February 25, 2014
Crown denial sets fire under claim
The negotiator for Auckland iwi Te Kawerau a Maki says the hardest task was convincing the Crown the tribe still existed.
The northernmost Tainui iwi signed a $6.5 million settlement on Saturday that recognises its relationship to Waitakere and gives it most of the Riverhead Forest and a site at Hobsonville to build a marae.
Te Warena Taua says he gave evidence with his aunt Hariata Ewe to the Manukau Claim in the early 1980s, which gave them the impetus to mount a comprehensive historic claim.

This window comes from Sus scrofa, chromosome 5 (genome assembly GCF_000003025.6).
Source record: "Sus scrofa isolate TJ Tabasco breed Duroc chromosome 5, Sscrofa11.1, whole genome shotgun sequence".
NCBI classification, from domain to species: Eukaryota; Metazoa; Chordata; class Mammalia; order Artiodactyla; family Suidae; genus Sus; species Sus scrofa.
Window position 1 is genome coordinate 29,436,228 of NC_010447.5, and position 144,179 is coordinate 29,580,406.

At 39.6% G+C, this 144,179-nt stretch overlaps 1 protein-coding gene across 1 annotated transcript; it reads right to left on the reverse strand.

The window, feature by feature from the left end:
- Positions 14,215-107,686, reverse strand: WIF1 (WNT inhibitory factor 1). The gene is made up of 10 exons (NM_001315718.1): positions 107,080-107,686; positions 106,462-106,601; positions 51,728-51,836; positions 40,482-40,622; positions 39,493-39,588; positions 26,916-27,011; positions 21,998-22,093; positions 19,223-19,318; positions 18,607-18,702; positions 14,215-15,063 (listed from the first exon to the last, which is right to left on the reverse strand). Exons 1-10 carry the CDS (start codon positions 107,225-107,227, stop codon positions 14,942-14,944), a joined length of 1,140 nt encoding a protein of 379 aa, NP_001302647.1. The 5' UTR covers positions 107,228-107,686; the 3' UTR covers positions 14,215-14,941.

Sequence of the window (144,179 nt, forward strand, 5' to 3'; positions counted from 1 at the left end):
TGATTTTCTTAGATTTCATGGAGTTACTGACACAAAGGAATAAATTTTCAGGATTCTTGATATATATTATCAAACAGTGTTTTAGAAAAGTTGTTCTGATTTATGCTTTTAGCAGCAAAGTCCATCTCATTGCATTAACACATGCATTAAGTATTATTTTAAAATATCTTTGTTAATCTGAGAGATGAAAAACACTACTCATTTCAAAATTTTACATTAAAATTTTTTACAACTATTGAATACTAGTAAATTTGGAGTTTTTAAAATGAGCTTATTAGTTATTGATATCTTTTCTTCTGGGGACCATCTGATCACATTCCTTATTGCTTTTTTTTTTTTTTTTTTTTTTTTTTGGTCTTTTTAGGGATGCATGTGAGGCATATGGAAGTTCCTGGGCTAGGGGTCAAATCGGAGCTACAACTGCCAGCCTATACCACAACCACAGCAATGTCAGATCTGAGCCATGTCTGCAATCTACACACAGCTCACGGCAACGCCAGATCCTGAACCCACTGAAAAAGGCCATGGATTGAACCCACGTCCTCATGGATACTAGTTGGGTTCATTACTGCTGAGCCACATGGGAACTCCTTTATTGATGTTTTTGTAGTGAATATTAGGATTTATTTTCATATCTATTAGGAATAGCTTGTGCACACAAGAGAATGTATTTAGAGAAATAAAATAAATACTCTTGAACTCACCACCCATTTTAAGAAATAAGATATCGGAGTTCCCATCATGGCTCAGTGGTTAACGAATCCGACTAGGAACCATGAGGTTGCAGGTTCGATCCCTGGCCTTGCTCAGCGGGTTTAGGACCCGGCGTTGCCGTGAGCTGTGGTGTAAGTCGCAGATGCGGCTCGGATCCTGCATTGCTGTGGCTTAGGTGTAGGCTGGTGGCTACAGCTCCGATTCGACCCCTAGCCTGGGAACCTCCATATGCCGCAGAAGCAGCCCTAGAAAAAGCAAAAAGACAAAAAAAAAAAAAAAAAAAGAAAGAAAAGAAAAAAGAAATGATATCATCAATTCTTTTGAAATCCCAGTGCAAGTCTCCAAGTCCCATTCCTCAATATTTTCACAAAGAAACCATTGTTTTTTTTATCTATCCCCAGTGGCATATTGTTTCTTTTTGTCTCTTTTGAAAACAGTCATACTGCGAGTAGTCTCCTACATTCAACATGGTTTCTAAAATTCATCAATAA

"The hard case thing was it didn’t matter what sort of evidence we had, the crown was not going to recognise us at all. They said we’d been subsumed by others prior to 1840 and that we’d ceased to exist as a tribe. That just set us on fire," he says.
Te Warena Taua says there is still unfinished business over the Kopironui Block in the Woodhill Forest, where his grandmother was cleared from the last Kawerau village in 1951 under the Public Works Act.
A cross claim by Ngati Whatua has been referred to the Maori Land Court for resolution.
FOR THE FULL INTERVIEW WITH TE WARENA TAUA CLICK ON THE LINK
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